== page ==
A person in his mid-30s who served during the tenures of three prime ministers, Yousaf Raza Gillani, Nawaz Sharif and Shahid Khaqan Abbasi, from 2008 to 2018, is now working for the government of Prime Minister Khan. He is not an advisor or a minister, and talking to a childhood, close friend, in an informal setting, he said: “Among all the prime ministers I’ve worked for, Imran Khan is the only one who means business and works as a prime minister should. His day starts very early. There are hardly any breaks, and he works till late at night. The only breaks he takes are for zuhr, asar and maghrib namaz. The entire Prime Minister Secretariat is on its toes: Khan holding meetings and briefings throughout the day, even on holidays. The workload has significantly increased in the PM office. For the first time, there is actual office work being done by a prime minister. The only other prime minister who seemed to mean business was Shahid Khaqan Abbasi. The one who seemed the least bothered was Nawaz Sharif. His office was run by a group of close associates, and he was mostly not doing anything.”
An entrepreneur who is also a television host and a producer said: “Keeping in lieu a proven track record of magnanimous achievements, whether it be cricket, philanthropy or politics, his sheer persistence and fearlessness, unquestionable patriotism and unmatched empathy for a common man’s betterment are enough reasons to believe in PM Khan’s vision for a Naya Pakistan modelled on the fundamentals of Riyasat-e-Madina.”
A PTI politician who contested on a PTI ticket in the 2013 election and lost, and didn’t, to his disappointment, get a ticket for the 2018 election, said: “What is heartening is that for the first time an elected prime minister and his government seem prepared to take tough, unpopular decisions, not fearing the backlash. They seem determined to do course-correction and put the country in the right direction.
Another difference is that in private meetings, ministers seem upbeat and are happy that the prime minister gives them space to perform but that he expects performance in return. Cabinet members believe that they will be able to steer the country out of the current economic mess. Most importantly, Khan is a doer. However long it takes or how difficult or tough the circumstances are, he never loses focus. That is precisely what he’s doing right now.”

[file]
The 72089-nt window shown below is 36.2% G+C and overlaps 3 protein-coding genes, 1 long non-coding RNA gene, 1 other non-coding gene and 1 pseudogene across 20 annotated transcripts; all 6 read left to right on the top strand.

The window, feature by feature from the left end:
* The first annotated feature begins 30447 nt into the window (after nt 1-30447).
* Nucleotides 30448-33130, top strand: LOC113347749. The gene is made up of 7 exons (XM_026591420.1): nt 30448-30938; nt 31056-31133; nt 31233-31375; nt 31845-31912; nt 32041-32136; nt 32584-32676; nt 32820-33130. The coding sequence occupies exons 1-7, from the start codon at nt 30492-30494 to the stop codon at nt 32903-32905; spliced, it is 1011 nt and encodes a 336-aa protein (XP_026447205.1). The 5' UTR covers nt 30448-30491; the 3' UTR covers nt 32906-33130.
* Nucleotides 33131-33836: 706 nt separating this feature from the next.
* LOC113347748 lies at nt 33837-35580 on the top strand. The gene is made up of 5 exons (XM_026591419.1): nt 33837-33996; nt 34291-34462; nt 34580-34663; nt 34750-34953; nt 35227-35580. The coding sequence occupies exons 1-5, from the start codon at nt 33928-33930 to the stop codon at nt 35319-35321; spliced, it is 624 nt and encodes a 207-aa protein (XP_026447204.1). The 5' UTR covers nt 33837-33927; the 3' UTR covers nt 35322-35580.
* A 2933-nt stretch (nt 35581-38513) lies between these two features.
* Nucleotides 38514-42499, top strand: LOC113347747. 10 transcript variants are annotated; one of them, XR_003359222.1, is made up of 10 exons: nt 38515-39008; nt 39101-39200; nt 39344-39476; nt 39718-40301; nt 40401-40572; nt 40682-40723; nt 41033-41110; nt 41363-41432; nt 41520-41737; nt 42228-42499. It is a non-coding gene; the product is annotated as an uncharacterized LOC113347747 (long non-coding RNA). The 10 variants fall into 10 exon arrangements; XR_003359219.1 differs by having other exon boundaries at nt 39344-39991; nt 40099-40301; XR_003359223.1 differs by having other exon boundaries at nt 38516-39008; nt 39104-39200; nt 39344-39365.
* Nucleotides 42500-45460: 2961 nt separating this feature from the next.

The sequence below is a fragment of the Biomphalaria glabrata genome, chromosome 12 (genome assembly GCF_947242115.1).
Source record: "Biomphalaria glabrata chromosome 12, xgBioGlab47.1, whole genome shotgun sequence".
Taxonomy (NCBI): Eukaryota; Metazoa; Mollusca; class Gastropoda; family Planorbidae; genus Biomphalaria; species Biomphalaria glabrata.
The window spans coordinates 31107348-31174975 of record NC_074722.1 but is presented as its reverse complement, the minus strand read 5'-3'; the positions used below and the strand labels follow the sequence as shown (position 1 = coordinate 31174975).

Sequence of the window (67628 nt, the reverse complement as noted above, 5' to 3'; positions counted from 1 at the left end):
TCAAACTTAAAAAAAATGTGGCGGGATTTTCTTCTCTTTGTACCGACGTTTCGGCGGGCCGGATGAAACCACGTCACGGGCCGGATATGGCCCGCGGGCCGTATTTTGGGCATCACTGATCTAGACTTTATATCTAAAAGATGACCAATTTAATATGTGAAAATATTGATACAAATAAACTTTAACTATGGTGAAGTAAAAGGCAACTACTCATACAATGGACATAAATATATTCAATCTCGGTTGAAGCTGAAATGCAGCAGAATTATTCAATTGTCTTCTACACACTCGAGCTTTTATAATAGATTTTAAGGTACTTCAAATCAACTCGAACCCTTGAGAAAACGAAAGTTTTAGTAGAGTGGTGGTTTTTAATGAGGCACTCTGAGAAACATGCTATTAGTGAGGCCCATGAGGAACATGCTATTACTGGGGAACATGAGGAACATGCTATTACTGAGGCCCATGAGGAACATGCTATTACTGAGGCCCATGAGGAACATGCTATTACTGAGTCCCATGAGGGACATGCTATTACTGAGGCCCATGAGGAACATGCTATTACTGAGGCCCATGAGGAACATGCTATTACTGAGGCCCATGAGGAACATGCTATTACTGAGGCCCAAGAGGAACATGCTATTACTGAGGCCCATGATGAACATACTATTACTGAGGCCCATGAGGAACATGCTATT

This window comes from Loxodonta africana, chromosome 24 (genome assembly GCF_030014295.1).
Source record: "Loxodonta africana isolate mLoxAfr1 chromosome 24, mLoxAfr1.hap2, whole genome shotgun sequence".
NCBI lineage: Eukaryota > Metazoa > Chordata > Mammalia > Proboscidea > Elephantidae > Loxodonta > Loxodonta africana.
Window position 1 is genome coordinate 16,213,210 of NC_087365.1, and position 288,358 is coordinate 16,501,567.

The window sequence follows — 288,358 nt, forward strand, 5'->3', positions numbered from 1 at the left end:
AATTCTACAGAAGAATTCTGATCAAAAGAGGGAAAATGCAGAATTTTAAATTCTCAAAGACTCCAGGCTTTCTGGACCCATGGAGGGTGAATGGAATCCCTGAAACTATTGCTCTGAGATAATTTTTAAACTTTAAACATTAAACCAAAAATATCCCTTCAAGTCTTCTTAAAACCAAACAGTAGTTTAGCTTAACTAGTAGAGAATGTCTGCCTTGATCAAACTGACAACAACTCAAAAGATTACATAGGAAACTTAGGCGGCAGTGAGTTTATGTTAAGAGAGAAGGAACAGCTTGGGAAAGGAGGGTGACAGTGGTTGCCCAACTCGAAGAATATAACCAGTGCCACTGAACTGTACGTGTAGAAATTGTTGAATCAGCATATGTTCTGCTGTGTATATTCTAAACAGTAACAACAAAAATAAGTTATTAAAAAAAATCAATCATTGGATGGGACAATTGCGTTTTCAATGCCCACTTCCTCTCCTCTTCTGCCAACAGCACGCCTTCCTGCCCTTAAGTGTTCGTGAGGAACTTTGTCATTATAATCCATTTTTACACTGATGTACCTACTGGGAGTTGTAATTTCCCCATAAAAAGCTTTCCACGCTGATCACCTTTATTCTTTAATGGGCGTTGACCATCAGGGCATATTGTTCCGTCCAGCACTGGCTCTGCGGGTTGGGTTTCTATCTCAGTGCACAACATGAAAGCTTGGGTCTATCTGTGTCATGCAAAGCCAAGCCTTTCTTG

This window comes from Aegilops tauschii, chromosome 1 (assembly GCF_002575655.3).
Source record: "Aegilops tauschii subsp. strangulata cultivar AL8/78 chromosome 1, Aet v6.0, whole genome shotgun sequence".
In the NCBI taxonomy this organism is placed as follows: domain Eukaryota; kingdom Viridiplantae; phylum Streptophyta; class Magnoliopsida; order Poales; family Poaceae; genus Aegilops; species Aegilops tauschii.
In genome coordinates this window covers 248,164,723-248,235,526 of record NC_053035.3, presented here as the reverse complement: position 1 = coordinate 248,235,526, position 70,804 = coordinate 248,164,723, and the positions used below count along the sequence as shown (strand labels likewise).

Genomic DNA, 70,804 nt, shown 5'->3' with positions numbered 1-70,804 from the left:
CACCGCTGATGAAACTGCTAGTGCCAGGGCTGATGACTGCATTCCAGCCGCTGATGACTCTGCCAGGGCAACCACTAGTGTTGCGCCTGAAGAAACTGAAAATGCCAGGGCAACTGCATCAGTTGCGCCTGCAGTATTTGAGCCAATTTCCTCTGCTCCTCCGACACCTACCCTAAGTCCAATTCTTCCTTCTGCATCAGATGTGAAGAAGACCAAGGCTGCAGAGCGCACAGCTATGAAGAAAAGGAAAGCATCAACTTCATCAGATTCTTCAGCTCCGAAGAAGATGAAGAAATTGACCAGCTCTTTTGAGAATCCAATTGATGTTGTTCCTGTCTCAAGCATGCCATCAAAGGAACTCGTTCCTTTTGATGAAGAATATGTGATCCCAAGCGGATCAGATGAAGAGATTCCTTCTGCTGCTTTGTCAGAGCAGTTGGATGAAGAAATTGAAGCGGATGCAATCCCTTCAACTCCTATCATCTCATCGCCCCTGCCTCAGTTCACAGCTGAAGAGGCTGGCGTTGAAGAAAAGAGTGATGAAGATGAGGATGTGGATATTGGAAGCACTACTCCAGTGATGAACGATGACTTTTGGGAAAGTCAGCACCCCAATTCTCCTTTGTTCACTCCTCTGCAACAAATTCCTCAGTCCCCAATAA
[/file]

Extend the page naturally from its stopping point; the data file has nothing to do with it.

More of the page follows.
On a war footing: The entire Prime Minister Secretariat is on its toes: Khan holding meetings and briefings throughout the day, even on holidays. (Photo: Reuters)
This is just a few of the people whose words I could shrink to fit in a limited-word op-ed. There are many others. What I have noticed in the first few months of Prime Minister Imran Khan’s government is an unusual phenomenon: In a country that is beset with issues of staggering proportions, there is an air of positivity and optimism among those who have made it their mission through hard work and formation of policies that are farsighted and all-encompassing to establish a roadmap for a Pakistan that is vibrant, prosperous, self-assured and self-reliant. There is an increase in the prices of everyday essentials and utilities, but that is the short-term price of changing the system for the long-term good.
Those PTI parliamentarians, advisers and ministers who having served the party for several years understand Imran Khan’s empathy, ideology and belief system for the betterment of Pakistan, along with those who were working for former governments, those who have been assigned various positions to salvage some of the biggest government institutions, those who contribute to non-public sectors, and those who simply observe have one thing in common: for once they are all on the same page. United, dedicated, clear-headed, receptive, responsive and unapologetically devoted to the well-being of Pakistan, they respect the leadership and the vision of Imran Khan, the prime minister of Pakistan for Pakistan. Khan is all for Pakistan and Pakistan is his all.
Khan’s team works on the same principle.
I, in my categorical support of all that is good for Pakistan, am rooting for Prime Minister Imran Khan and his team. That to me is all of Pakistan. United we stand, united we work, united we prevail. InshaAllah.